When the angry words darted over my head as I worked on my coloring book, I barely heard them. When I stepped over my father like a lumpy carpet, passed out in the hallway, inches from his bedroom, I merely giggled. When my mother quickly remarried and we needed to move from our home, I took a long last look at the huge tree on the wall of my pink room — stenciled by my mother, leaves falling, grass and white picket fence surrounding — picked up my favorite stuffed animal, a Dalmatian with a torn ear, and left.

Our new situation was different but not better. We upgraded from Brooklyn to the suburbs. We now had a pool, which I was afraid of, and a live-in housekeeper who hated my mother and resented me and my brother. There were two new stepbrothers and a stepfather whom my younger brother and I had met only a handful of times. We are all young, angry and scared, including the adults who fought even louder and dirtier than my mother and father had.

We were four children thrown together and fumbling around in the dark without a guide. It certainly took its toll on our childhood innocence, and research has shown that being a child of divorce has lifelong effects. But it doesn’t necessarily translate into lifelong troubles.

For me, growing up as a child of divorce had some surprising benefits.

It made me responsible. At 11, I was the oldest of the children. Looking back, I wish I could have done more, but I know I provided some comfort for my younger brother and two younger stepbrothers.

It made me strong. When you have parents with their own issues, you learn to fend for yourself. I did my homework even though no one told me to. I stood up to the mean girls at school. I made my own peanut butter and jelly sandwiches. And that self-sufficiency brought more resilience.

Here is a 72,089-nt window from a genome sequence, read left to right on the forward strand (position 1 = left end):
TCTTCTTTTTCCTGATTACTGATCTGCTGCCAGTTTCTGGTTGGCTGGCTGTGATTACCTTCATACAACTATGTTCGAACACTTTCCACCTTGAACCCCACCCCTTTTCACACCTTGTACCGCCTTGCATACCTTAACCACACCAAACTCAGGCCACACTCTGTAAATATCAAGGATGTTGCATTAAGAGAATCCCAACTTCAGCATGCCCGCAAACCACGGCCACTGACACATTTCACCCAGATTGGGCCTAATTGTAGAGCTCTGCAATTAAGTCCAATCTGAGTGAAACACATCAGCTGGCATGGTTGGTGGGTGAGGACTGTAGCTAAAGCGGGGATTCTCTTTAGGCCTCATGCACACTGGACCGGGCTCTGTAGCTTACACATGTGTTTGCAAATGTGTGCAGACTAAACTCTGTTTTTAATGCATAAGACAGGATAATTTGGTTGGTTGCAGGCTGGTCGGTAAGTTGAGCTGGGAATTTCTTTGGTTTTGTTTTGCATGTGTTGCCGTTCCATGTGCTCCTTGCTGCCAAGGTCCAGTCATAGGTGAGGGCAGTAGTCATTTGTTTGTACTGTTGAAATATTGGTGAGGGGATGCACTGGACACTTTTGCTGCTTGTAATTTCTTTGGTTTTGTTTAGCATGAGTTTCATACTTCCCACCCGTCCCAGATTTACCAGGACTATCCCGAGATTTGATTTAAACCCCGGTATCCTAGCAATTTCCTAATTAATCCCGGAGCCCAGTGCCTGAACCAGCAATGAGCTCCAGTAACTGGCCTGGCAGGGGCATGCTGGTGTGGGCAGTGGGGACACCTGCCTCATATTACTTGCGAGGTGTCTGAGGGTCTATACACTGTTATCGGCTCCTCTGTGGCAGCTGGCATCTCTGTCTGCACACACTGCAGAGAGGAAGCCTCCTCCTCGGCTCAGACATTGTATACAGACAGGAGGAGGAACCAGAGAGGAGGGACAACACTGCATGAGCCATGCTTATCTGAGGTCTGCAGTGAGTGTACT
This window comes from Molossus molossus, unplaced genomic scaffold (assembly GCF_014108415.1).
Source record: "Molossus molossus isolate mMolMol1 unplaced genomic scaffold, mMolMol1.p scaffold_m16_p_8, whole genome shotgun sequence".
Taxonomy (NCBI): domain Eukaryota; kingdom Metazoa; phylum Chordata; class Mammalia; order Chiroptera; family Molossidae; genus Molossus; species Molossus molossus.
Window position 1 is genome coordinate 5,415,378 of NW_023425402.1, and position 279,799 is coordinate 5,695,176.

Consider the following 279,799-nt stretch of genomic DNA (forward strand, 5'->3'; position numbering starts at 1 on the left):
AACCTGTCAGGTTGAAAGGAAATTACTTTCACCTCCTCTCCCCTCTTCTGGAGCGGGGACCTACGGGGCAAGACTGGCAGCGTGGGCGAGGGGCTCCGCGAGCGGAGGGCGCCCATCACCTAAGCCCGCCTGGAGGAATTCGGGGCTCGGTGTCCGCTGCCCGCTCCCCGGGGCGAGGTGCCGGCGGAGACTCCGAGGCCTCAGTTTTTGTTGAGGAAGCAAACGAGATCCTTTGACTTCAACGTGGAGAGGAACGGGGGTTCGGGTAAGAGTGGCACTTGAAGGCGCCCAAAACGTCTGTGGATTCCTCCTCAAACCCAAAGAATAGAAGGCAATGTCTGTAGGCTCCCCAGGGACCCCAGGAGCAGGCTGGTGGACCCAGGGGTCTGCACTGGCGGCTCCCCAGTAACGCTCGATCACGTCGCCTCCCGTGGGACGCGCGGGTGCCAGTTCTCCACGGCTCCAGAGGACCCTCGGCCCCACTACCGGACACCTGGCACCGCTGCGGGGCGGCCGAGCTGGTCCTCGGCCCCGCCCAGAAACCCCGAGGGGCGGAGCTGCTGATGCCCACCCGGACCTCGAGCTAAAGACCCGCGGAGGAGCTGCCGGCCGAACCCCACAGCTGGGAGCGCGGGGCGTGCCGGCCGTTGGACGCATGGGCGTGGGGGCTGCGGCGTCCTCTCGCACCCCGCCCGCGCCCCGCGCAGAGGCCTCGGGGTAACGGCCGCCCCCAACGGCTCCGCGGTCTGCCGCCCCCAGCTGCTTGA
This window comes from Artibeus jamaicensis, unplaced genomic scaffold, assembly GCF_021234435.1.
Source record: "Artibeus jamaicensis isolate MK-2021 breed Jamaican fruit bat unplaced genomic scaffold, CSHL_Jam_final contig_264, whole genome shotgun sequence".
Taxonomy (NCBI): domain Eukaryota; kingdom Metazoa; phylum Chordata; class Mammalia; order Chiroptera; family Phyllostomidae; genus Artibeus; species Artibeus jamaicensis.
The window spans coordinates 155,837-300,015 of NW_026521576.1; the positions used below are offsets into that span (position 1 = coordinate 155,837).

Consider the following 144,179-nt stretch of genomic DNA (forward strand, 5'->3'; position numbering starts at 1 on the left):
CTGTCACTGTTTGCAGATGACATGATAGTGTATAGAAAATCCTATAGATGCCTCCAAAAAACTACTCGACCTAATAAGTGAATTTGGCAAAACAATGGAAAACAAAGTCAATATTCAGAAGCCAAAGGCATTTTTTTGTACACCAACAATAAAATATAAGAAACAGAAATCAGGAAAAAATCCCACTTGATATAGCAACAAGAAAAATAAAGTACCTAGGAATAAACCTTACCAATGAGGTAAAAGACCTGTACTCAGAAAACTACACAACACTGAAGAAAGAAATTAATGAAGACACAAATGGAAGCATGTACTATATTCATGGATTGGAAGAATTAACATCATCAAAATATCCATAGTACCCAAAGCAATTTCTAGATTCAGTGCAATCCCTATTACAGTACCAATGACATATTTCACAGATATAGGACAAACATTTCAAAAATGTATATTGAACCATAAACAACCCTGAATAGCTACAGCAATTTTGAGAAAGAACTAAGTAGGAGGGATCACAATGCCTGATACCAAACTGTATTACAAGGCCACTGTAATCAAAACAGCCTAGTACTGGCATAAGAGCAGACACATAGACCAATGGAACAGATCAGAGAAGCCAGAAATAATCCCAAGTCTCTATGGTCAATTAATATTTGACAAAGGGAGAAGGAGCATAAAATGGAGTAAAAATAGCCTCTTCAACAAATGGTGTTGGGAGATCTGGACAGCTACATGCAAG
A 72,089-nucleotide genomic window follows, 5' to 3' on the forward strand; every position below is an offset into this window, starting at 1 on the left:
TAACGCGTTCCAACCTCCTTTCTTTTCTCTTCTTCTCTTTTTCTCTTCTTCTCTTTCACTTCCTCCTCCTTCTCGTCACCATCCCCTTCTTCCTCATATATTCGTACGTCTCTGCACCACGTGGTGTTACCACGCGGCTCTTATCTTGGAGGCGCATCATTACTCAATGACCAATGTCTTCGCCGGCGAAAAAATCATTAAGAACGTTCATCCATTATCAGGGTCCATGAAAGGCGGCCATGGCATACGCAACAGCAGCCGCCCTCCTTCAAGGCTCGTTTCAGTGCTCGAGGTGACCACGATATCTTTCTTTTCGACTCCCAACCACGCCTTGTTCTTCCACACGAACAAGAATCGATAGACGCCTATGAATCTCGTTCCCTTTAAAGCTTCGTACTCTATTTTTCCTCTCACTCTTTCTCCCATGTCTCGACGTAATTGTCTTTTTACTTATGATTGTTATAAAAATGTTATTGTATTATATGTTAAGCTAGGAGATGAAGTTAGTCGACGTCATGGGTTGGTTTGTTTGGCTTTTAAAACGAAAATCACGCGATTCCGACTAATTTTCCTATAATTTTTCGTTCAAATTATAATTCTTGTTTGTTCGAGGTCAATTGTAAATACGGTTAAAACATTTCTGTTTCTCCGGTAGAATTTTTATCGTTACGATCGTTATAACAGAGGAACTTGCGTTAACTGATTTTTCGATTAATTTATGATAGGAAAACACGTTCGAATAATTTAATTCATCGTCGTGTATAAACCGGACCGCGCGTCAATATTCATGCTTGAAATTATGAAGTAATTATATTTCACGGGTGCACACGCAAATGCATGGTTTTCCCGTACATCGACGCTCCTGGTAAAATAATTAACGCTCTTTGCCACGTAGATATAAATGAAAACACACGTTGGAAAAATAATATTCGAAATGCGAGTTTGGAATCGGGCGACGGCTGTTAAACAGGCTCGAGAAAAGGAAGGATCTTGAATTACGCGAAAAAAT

It made me appreciate. As an adult, I understand the value of my life and all the beauty in it. Every single day I am grateful for what I have.

It made me loyal. I take my relationships seriously and try to be a friend to depend on.

It helped me choose a stable partner. I met my husband when we were teenagers. We dated for eight years and now have been married for almost 19. He has always been a rock in my life. He comes from a strong family; he has values and a good head on his shoulders. He doesn’t drink or do drugs. He is warm, dependable, steady and loving – a truly good husband.

It made me a better mom. My husband and I are the proud parents of three boys whose family life doesn’t remotely resemble the dysfunction of my childhood. My boys feel safe and coddled. My life revolves around them, so much so that they take it for granted. And while I hope they appreciate me and my husband, I feel strangely satisfied in the fact that they’re so confident about their security.

I will never let my kids feel alone or neglected. They know I care: I volunteer at their school. My husband coaches all their sports. We attend every event. I make sure their homework is done, bake them their favorite treats and tuck them in at night. I talk to them during the day, pestering them with questions about their lives, friends and feelings.

I will never let them run amok. I remember being jealous of friends who had curfews, chores and annoying moms who hovered over them. Their parents held them accountable. They couldn’t come and go as they pleased like I could. They had family dinners and obligations. To me, that translated to caring. My husband and I make sure that our boys always feel loved and know they have parents they can count on.

I learned I can count on myself. I am a doer. I don’t rely on anyone else, though recently I’ve been trying to learn that it is okay to accept help. I take responsibility for my stuff and get things done.

We all know life isn’t fair. As my grandmother always reminded me, no one ever said it would be. Yes, I had a difficult childhood, but it made me who I am today.